Decisions Highlight the Importance of Lawyers Documenting the Basis for a Work Product Claim: Part III

December 14, 2011

Last week’s Privilege Point explained that the Southern District of Florida rejected an excursion company’s work product claim for post-accident incident reports. Among other things, the court reviewed the incident reports’ content in reaching this conclusion. Bridgewater v. Carnival Corp., Case No. 10-CV-22241-KING/MCALILEY, 2011 U.S. Dist. LEXIS 106786 (S.D. Fla. Sept. 20, 2011).

The court next turned to an accident report prepared nine days after the accident by Carnival Cruise Lines. Interestingly, Carnival relied on a manager’s affidavit that essentially paralleled the unsuccessful Rapsody Tours affidavit mentioned in last week’s Privilege Point. The Carnival affidavit explained that Carnival investigates “‘most claims of passenger injuries in anticipation of the litigation'” Carnival frequently faces after accidents. Id. at *17. As with Rapsody’s incident reports, the court also examined Carnival’s accident report in camera. The court concluded that “[u]nlike Rapsody’s incident reports, this report is not a straight narrative of the events of September 9, 2009; it is a directed collection of data that is clearly geared toward a possible defense against a claim.” Id. at *18. Furthermore, “[u]nlike the Rapsody incident reports, the accident report itself supports the assertions made in the declaration, that was offered to support the claim of privilege.” Id. Finally, the court also held that plaintiff could not overcome the work product protection, although two years had elapsed since the accident – noting among other things that the plaintiff “will have the benefit of the Rapsody incident reports.” Id. at *20 .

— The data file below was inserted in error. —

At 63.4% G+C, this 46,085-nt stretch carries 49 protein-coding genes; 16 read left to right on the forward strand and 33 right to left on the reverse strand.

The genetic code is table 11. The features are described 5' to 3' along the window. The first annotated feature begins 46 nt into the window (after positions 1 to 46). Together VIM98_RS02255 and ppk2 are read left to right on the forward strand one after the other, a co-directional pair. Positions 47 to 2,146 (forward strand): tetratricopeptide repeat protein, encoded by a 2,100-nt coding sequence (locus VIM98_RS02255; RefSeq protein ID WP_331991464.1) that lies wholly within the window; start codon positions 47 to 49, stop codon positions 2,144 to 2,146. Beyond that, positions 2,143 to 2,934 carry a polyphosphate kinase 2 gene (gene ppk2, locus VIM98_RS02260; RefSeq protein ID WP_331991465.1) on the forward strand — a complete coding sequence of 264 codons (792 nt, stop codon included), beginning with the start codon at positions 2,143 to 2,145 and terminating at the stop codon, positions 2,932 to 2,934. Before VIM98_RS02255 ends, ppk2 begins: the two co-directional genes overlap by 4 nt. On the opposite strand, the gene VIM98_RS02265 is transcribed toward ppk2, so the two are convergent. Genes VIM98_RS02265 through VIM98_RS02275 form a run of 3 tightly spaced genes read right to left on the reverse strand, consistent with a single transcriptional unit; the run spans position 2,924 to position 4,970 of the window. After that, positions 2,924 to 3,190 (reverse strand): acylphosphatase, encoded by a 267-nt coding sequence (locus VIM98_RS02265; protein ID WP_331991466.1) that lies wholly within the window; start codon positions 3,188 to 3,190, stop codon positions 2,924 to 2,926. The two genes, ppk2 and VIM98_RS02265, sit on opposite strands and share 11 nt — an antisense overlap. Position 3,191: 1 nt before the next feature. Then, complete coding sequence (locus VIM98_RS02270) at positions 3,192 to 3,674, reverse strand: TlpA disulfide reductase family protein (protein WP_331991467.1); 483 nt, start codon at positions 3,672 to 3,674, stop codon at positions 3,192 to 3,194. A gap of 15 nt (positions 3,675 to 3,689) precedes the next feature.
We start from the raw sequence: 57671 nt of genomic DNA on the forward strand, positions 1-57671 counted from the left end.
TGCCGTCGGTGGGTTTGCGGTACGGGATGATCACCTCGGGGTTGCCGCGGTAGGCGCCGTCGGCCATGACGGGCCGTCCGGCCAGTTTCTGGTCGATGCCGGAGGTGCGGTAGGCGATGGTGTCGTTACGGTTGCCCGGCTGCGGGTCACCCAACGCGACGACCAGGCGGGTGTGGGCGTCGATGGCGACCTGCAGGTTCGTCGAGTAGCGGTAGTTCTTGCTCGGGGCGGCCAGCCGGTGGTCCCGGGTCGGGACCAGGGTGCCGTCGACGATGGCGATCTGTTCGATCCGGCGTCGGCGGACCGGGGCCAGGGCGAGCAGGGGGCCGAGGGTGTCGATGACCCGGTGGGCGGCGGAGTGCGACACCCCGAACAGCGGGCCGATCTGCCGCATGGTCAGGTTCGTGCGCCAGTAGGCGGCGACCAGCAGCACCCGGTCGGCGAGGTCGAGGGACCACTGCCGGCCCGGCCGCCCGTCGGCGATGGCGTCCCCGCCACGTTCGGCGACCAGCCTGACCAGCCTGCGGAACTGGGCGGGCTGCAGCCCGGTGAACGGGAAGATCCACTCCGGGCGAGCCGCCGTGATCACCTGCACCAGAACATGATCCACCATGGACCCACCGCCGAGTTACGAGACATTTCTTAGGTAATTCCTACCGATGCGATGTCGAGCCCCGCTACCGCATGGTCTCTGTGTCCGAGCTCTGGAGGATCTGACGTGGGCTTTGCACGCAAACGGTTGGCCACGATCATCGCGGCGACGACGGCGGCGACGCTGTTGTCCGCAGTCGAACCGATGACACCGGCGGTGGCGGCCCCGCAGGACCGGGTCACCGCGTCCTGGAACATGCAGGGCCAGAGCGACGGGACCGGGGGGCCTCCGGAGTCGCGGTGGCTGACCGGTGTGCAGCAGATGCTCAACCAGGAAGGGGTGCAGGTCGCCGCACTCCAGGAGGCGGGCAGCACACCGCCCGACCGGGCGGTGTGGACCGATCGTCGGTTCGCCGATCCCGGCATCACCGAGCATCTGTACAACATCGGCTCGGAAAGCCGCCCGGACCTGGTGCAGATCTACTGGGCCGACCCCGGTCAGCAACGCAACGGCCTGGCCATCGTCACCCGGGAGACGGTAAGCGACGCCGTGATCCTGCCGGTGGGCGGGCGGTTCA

Not all courts would have protected Carnival’s accident report, but this case highlights the need for companies and their lawyers to carefully support any work product claim in any documents they will withhold during litigation.